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Mobile gaming is on pace to generate $36.9 billion worldwide this year, but one of the people responsible for kicking off this industry in the first place thinks the West could reach and surpass that number by itself soon.

Consumers will start spending an average of five-to-eight times more on mobile gaming in the West, according to N3twork and Ngmoco founder Neil Young said during a fireside chat Tuesday at the GamesBeat Summit in Sausalito, California. This could push spending on iPhone and Android apps in the United States to $30 billion. To reach that massive figure, Young — who found early success with the iPhone game Rolando in 2008 — says that developers will have to create games that maximize how long people stick with a game and how much they spend each days.

To highlight how possible all of this is, Young points to markets like Japan that use a number of techniques (such as gacha, a prize mechanic that analyst Dr. Serkan Toto explains here) to get players to spend as much as possible. He notes that, over time, gamers in that region have grown accustomed to those kinds of mechanics, and the executive expects the same thing to happen in the U.S., U.K., and elsewhere.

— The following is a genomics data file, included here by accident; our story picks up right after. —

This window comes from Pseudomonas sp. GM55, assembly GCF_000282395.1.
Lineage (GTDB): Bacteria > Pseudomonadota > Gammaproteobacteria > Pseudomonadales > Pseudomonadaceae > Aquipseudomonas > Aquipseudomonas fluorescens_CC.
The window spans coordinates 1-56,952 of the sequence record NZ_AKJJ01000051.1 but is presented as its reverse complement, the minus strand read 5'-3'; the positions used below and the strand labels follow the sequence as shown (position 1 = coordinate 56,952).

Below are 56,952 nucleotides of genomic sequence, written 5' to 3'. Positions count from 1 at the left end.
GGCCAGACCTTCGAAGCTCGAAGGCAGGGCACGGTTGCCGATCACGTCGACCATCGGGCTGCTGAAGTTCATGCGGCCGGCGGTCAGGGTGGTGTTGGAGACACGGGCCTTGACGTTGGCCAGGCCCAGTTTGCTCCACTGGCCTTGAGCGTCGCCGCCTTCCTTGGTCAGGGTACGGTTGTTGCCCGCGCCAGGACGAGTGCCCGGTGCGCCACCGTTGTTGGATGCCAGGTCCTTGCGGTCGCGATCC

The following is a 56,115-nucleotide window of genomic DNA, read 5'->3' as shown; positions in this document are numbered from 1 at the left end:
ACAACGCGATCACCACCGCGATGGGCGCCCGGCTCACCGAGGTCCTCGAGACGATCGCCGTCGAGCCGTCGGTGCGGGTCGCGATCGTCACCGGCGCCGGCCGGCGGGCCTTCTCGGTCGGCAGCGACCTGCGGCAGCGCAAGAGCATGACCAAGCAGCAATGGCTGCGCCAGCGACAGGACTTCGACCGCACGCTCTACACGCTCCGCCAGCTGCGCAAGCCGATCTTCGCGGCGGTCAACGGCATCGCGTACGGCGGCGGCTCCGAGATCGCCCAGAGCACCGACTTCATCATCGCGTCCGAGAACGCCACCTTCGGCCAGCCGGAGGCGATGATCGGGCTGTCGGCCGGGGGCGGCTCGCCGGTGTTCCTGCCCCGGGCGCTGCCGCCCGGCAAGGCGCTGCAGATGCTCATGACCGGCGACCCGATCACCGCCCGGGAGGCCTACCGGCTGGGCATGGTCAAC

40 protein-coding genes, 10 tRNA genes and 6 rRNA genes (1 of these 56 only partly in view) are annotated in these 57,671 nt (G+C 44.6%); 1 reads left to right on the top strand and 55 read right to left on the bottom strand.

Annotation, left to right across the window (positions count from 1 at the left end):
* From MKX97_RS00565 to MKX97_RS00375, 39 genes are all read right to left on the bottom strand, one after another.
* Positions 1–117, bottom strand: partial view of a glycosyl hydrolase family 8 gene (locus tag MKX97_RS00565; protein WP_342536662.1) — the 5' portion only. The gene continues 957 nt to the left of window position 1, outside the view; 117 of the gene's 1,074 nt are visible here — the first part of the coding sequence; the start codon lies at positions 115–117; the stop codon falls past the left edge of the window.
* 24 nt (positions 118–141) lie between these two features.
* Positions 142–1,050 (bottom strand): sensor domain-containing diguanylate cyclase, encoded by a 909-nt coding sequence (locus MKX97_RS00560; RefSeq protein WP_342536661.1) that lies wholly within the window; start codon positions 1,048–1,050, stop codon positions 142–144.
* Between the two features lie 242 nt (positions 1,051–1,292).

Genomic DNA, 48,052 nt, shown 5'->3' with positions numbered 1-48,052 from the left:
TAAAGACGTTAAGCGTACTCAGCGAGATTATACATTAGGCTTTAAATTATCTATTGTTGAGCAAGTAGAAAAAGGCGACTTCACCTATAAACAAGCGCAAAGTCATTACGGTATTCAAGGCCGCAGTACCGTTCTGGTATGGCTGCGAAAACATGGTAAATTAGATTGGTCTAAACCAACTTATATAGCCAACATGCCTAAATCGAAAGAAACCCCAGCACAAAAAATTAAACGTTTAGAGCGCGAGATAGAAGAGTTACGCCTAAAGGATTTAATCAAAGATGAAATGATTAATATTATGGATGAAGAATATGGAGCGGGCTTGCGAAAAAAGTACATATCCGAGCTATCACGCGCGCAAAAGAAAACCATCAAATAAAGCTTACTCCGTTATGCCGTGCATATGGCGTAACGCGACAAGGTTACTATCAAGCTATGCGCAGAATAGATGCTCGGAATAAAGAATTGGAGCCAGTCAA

“There won’t be more people playing, but the average revenue per user is going to increase,” said Young.


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With that potential in mind, Young is shifting his N3twork social app from video back to mobile games, and he wants to make games that can take advantage of a market that is more accepting of spending money on mobile. Getting to those consumers could prove rough because the cost of acquiring new players is on the rise, but Young thinks he see a way to thrive in that kind of market.

“We have to build games that have a higher lifetime value than the cost of acquisition,” he said. “That’s the number one focus for our company, [while most other] people are still going after the mobile game space the same way they were in 2012.


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